When’s the last time you were able to go on an adventure at home? For Kurt Hoelting a year at home proved to be the biggest adventure of his life. On Monday night I attended a book reading by Hoelting, a commercial fisherman, wilderness guide, Zen practitioner, and meditation teacher who recently spent a year refraining from driving his car and flying in airplanes. Instead of relying on carbon-emitting transportation, Hoelting traveled by foot, bicycle, and sea kayak, always staying within a 100 mile radius of his home in Puget Sound, Washington. Hoelting’s yearlong experiment–motivated by the “gaping hole” that existed between his convictions about climate change and his own carbon footprint–allowed him the rare opportunity to go on a pilgrimage at home. From Circumference of Home:
It feels as if I’ve been waiting days for the first glimmers of dawn to announce the end of this interminable night in the forest. The great horned owls notice it first, offering soulful, lengthy discourses on the change of light that pull me out of my uneven sleep. Even the soft bed of moss that served as my mattress has gone stiff with the cold. The tarp around my sleeping bag is covered with a heavy frost that pours like sand down a chute into my sleeping bag as I stir myself to rise. My boots are rigid, too, and it is an effort just to tie the laces. I corral my gear as quickly as I can into the pack and leave the forest in the same conditions as I arrived, with barely enough light to see and barely enough clothing to hold the cold at bay. As pilgrims from St. Patrick to Basho have found, such discomforts go with the territory, so I’m not complaining. Though I’m not traveling to a far-off place, what I share with pilgrims of old is a common desire to find vistas into the depth of the world that have become hidden from view in the day-to-day preoccupations of my life, to reinvest the ordinary terrain of living with a sense of numinous presence.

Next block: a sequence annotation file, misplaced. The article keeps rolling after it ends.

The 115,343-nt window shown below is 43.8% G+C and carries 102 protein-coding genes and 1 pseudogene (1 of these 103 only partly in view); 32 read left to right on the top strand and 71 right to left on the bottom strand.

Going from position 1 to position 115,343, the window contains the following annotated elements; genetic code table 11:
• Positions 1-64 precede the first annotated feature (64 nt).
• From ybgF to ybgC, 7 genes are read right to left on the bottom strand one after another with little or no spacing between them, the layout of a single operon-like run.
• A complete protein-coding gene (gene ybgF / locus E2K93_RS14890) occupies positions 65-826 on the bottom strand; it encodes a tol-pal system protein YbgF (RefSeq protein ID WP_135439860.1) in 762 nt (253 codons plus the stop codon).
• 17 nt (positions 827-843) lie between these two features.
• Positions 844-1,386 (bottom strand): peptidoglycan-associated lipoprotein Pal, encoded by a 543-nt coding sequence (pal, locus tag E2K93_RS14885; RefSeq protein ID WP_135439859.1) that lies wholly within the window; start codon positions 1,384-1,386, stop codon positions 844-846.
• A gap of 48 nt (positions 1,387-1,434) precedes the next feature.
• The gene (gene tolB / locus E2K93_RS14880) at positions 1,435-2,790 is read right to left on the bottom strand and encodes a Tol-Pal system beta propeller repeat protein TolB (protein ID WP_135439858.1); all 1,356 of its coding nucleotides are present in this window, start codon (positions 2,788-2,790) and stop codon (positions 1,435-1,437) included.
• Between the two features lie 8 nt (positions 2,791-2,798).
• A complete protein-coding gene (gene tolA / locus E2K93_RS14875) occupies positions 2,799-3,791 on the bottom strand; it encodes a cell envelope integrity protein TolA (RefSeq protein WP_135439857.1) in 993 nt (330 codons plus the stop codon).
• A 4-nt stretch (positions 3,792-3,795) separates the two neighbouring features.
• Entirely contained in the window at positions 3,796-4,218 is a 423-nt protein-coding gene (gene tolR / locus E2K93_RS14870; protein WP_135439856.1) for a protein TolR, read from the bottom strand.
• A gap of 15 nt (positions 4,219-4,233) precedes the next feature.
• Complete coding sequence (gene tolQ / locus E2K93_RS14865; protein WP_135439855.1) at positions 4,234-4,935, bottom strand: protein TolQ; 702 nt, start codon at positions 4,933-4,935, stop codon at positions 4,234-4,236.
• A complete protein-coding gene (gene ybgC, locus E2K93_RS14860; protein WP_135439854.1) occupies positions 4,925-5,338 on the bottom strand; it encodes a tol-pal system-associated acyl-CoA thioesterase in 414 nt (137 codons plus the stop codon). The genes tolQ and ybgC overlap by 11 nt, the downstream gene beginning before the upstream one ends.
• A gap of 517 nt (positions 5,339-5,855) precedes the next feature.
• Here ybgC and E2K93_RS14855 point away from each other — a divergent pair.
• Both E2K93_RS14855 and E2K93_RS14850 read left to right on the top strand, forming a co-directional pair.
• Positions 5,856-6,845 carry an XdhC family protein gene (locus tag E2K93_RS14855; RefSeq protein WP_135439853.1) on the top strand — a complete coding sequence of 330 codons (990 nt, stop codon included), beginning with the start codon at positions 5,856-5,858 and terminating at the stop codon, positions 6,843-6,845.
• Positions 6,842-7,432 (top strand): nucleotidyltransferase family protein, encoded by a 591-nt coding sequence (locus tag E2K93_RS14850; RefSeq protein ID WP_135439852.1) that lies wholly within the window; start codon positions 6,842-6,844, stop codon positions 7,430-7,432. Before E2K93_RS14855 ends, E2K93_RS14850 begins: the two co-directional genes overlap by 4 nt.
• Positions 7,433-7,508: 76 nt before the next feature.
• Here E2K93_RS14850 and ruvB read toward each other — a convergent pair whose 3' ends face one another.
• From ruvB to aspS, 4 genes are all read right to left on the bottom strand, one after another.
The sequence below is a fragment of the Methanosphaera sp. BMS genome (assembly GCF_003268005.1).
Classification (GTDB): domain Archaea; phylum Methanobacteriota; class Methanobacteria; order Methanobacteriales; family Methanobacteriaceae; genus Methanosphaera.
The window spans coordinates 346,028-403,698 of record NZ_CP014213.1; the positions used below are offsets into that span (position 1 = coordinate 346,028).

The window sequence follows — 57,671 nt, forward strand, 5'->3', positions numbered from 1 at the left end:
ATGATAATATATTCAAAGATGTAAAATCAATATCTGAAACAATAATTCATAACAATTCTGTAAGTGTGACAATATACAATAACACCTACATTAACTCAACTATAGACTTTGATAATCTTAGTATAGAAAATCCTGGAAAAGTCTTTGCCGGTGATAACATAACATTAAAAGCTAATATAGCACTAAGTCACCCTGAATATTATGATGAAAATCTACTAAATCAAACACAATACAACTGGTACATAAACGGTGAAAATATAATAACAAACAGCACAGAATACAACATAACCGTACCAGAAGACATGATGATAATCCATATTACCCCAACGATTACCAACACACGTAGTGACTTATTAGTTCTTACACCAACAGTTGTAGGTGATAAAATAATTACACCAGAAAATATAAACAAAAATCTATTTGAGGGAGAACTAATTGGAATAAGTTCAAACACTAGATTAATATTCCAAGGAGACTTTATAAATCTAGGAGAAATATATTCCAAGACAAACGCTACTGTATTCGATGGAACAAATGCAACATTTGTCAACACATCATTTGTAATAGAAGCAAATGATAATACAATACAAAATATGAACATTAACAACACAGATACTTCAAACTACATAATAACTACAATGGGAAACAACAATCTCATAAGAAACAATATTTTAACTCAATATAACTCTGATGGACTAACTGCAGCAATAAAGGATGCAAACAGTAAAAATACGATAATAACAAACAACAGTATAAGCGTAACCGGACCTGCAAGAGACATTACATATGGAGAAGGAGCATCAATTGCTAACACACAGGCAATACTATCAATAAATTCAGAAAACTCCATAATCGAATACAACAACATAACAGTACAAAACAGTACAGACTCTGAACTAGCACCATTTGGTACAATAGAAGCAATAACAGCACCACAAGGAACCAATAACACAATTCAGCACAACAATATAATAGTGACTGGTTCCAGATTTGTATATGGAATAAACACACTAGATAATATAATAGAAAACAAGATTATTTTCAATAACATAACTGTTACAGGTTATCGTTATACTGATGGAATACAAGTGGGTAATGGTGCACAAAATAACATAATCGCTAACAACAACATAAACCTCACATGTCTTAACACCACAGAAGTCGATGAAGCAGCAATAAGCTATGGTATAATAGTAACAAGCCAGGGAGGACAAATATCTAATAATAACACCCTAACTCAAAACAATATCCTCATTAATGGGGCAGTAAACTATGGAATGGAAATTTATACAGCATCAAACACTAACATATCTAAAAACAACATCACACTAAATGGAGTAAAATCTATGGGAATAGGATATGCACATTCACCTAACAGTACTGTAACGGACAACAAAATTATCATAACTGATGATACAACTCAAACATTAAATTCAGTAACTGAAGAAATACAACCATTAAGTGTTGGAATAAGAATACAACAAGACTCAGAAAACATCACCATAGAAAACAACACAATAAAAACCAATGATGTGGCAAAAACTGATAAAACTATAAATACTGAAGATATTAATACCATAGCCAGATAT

To learn more about The Circumference of Home and Hoelting’s guided sea kayaking retreats–which invite participants to engage in contemplative inquiry in an “effort to heal the growing rift between inner and outer ecology”–visit insidepassages.com.
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